Newsletter 20, November 8, 1994

  7th-11th August 1995, University of Cambridge, UK
  In conjunction with the third Cambridge Summer Meeting in Category Theory.
* Topics.  The purpose of the conference series is the advancement of the
  foundations of computing using the tools of category theory, algebra,
  geometry and logic.  Whilst the emphasis is upon applications of
  category theory, it is recognised that the area is highly
  interdisciplinary and the organising committee welcomes submissions in
  related areas. Topics central to the conference include: Models of
  computation, Program logics and specification, Type theory and its
  semantics, Domain theory, Linear logic and its applications, Categorical
  programming.  Submissions purely on category theory are also acceptable
  as long as the applicability to computing is evident.
* Submissions.  Send 5 hard copies of a draft paper (maximum of 20 pages)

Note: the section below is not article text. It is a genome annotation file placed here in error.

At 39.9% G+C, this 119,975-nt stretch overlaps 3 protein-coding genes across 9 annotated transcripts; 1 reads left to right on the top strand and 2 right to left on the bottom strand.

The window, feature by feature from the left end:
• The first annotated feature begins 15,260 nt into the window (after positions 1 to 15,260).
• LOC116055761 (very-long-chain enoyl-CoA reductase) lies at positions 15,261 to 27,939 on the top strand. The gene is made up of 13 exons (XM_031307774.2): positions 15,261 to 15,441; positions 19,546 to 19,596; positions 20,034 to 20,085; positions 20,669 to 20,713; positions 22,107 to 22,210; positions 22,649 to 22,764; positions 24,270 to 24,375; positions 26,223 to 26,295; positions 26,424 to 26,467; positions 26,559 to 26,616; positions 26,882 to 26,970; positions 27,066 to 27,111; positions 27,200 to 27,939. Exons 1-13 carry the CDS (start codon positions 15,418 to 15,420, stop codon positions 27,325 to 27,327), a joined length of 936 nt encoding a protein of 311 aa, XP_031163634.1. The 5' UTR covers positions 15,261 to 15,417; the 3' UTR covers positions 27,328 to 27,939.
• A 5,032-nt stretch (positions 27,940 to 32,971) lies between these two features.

by February 1, 1995 to Dr. David Pitt, Department of Mathematical and
  Computing Sciences, University of Surrey, Guildford, Surrey, GU2 5XH,
  United Kingdom.
* Organising and Programme Committee.  S. Abramsky, P.-L. Curien,
  P. Dybjer, P. Johnstone, G. Longo, G.  Mints, J. Mitchell, E. Moggi,
  D. Pitt, A. Pitts, A. Poigne, D. Rydeheard, F-J. de Vries, E. Wagner.

 July 3 - July 6, 1995, Liege, BELGIUM, 
* CFP via FTP. LaTeX & Postscript(tm) versions of the Call for Papers
  available by anonymous FTP from
  ( in directory pub/cav95.
* Topics.  This conference is the seventh in a series dedicated to
  advancing theory and practice of computer-assisted formal
  verification. It is centered on the theme that computer assistance is
  essential for wider use of verification techniques, but encourages all
  styles of verification approaches and a variety of applica- tion
  areas. It covers the spectrum from theory to concrete applications,
  with emphasis on verification tools and algorithms and techniques
  needed for their implementation. The conference will include
  contributed papers, invited papers, tutorials, and tool
  demonstrations. The conference boundaries are not rigid. In the past,
  papers on the following topics have been enthusiastically received.
  o Application areas: synchronous & asynchronous circuits, computer arithmetic,
    protocols, distributed algorithms, real-time systems, hybrid systems.
  o Tools and Methods based on: state-space exploration, model-checking,
    automated deduction, and theorem proving.